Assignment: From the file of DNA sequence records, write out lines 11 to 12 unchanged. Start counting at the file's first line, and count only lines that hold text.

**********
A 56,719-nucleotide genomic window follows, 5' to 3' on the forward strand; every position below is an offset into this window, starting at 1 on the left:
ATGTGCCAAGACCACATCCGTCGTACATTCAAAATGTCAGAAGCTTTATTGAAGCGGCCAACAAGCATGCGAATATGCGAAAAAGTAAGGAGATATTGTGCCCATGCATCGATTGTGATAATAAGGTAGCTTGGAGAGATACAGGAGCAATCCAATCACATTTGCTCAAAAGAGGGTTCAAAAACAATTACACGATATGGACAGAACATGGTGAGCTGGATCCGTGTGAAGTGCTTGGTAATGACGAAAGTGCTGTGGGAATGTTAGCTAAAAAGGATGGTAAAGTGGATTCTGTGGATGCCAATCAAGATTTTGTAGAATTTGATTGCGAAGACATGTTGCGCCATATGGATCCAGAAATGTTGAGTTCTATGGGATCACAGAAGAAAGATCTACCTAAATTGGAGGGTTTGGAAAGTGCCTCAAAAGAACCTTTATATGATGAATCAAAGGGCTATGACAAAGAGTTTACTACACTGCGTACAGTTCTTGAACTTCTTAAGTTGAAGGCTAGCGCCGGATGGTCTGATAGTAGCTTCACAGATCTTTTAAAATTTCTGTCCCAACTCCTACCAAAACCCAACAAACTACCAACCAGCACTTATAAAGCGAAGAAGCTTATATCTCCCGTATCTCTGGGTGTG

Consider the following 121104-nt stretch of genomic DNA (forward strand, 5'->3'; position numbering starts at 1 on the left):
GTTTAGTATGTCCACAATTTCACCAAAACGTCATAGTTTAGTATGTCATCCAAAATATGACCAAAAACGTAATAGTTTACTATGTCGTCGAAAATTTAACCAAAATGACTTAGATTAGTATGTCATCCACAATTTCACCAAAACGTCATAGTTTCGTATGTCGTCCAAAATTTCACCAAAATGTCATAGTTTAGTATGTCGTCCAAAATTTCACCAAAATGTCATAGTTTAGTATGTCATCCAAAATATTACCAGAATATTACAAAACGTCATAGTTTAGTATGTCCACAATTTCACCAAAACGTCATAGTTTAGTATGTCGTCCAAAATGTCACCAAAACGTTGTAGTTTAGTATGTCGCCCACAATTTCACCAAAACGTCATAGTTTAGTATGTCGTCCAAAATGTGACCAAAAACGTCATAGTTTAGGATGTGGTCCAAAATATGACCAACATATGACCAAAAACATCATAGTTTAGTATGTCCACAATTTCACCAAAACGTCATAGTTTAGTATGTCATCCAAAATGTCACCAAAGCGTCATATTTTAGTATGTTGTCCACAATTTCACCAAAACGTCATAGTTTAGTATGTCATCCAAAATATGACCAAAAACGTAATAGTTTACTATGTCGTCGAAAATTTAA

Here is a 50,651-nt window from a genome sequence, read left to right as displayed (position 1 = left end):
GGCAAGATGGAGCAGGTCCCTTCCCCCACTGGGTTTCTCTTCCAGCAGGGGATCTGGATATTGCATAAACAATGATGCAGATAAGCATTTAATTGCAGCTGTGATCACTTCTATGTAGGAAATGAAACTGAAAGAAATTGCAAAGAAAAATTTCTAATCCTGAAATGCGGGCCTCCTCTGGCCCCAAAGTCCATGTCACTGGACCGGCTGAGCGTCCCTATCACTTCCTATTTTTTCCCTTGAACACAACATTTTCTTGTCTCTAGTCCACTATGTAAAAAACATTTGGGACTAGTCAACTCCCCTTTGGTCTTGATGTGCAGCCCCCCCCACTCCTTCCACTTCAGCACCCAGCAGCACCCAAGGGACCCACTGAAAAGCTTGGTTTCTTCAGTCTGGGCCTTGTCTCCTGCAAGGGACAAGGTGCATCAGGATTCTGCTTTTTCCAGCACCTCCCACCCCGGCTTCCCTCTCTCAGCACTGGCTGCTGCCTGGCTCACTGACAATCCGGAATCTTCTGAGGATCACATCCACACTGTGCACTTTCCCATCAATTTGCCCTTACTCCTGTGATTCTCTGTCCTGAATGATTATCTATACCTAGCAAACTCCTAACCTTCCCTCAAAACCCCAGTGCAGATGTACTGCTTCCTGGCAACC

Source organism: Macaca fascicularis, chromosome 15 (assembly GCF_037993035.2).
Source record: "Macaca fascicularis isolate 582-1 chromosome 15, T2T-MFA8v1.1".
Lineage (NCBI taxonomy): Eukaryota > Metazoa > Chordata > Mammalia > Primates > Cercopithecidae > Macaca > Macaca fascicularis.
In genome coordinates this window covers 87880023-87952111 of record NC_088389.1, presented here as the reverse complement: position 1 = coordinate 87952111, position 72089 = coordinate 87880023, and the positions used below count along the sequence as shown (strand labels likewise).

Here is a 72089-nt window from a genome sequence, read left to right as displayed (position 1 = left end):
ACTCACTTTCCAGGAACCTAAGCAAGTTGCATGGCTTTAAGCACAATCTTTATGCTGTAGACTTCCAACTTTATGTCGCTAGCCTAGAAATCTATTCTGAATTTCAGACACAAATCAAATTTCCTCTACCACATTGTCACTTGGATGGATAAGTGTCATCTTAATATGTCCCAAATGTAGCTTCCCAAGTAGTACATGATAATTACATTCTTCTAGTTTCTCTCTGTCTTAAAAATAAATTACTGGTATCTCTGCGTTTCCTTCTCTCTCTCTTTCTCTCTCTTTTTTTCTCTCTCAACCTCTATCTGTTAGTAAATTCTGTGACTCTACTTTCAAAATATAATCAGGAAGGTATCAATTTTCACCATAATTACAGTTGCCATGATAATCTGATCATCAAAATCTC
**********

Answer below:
Here is a 72089-nt window from a genome sequence, read left to right as displayed (position 1 = left end):
ACTCACTTTCCAGGAACCTAAGCAAGTTGCATGGCTTTAAGCACAATCTTTATGCTGTAGACTTCCAACTTTATGTCGCTAGCCTAGAAATCTATTCTGAATTTCAGACACAAATCAAATTTCCTCTACCACATTGTCACTTGGATGGATAAGTGTCATCTTAATATGTCCCAAATGTAGCTTCCCAAGTAGTACATGATAATTACATTCTTCTAGTTTCTCTCTGTCTTAAAAATAAATTACTGGTATCTCTGCGTTTCCTTCTCTCTCTCTTTCTCTCTCTTTTTTTCTCTCTCAACCTCTATCTGTTAGTAAATTCTGTGACTCTACTTTCAAAATATAATCAGGAAGGTATCAATTTTCACCATAATTACAGTTGCCATGATAATCTGATCATCAAAATCTC